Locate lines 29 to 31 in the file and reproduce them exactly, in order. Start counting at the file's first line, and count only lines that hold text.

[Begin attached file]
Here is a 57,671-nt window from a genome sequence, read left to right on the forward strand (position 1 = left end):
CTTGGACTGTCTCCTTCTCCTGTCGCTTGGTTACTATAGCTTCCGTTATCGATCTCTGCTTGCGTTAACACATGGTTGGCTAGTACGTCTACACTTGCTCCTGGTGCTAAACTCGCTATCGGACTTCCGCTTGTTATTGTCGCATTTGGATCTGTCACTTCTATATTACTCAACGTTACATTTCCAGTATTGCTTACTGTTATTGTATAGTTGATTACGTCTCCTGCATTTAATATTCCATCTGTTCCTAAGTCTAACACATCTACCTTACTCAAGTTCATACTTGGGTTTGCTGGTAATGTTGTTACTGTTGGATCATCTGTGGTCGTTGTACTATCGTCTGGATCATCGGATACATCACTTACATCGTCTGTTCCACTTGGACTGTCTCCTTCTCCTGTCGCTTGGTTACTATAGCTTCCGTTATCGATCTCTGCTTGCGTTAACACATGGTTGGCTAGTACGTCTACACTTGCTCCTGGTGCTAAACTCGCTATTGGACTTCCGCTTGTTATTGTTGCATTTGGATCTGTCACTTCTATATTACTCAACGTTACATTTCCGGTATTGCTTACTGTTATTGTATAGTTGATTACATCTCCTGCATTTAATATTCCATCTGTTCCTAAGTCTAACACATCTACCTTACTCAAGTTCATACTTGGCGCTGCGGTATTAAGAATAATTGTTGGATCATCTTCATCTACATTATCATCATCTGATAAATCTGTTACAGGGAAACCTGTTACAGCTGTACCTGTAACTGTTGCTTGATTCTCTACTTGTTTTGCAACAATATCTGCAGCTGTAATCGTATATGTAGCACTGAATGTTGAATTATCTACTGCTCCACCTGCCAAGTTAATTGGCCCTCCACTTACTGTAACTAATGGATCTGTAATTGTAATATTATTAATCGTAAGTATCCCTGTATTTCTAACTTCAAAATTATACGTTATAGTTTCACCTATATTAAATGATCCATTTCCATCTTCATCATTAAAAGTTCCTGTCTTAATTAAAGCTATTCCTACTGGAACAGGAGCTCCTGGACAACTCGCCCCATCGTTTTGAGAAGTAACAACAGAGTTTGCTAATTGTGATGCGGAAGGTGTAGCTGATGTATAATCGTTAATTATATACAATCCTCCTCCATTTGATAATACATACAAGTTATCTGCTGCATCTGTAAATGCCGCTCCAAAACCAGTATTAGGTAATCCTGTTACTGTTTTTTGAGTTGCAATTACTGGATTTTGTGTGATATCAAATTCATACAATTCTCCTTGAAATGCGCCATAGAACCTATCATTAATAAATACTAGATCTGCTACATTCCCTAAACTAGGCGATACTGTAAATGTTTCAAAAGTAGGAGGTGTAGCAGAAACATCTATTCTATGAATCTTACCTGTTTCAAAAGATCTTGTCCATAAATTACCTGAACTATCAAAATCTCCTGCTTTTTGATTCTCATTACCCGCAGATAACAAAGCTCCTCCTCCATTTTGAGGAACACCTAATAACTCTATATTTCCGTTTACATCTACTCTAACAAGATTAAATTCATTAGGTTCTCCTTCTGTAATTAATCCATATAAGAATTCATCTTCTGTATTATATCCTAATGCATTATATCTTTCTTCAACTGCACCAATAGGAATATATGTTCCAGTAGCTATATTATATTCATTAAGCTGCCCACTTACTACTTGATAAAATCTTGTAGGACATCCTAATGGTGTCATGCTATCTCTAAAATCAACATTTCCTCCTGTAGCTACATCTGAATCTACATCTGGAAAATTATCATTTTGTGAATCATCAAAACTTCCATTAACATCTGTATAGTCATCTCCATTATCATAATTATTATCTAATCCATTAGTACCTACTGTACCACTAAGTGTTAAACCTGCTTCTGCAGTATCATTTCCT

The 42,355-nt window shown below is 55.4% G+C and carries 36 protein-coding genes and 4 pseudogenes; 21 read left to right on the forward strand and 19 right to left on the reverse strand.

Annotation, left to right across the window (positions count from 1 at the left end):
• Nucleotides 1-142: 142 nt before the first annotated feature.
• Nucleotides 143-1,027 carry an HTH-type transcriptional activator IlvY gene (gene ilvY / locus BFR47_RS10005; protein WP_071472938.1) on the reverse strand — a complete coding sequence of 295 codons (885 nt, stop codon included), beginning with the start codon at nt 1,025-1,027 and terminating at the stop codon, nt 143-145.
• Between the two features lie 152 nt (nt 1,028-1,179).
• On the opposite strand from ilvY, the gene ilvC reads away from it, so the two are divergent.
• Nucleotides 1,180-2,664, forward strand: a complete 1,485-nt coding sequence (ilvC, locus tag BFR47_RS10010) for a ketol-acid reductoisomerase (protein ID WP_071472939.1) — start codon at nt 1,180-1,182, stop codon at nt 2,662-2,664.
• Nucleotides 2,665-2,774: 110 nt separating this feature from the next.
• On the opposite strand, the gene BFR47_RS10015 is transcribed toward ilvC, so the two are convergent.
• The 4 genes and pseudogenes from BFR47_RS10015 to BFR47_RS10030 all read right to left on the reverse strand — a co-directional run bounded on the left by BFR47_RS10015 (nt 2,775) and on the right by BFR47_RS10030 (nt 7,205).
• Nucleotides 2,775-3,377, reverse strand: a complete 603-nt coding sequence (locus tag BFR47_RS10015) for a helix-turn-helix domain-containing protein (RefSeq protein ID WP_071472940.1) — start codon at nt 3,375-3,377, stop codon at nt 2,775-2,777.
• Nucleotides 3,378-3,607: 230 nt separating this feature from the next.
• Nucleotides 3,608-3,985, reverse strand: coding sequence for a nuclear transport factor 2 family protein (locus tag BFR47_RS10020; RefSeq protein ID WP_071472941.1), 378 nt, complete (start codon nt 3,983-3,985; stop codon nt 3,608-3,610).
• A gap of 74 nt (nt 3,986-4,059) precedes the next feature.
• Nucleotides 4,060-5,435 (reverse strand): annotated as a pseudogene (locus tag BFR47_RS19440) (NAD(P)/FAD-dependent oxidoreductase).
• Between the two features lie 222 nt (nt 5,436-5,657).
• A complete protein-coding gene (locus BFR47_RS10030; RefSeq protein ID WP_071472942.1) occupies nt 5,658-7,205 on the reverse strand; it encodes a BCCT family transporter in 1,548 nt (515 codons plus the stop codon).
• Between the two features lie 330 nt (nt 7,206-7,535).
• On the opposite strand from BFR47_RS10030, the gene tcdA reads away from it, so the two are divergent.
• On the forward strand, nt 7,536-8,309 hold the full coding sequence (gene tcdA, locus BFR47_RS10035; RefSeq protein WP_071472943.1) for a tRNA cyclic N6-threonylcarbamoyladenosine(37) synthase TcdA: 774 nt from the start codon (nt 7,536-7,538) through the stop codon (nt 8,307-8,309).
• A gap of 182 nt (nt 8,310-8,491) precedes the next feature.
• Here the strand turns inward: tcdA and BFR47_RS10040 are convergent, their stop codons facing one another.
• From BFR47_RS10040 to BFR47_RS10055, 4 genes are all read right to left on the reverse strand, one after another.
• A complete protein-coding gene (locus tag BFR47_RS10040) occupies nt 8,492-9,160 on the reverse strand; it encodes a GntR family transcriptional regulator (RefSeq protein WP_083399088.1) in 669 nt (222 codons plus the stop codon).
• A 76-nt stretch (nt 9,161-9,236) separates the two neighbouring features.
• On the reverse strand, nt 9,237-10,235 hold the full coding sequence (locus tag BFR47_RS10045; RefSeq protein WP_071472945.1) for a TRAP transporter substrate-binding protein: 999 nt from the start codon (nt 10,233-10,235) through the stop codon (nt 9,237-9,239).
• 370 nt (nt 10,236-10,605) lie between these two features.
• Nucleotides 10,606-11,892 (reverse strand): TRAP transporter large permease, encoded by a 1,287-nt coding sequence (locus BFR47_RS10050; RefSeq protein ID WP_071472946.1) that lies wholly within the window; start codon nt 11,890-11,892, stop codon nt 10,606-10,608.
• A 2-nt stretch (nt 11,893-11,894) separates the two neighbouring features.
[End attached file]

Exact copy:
• 370 nt (nt 10,236-10,605) lie between these two features.
• Nucleotides 10,606-11,892 (reverse strand): TRAP transporter large permease, encoded by a 1,287-nt coding sequence (locus BFR47_RS10050; RefSeq protein ID WP_071472946.1) that lies wholly within the window; start codon nt 11,890-11,892, stop codon nt 10,606-10,608.
• A 2-nt stretch (nt 11,893-11,894) separates the two neighbouring features.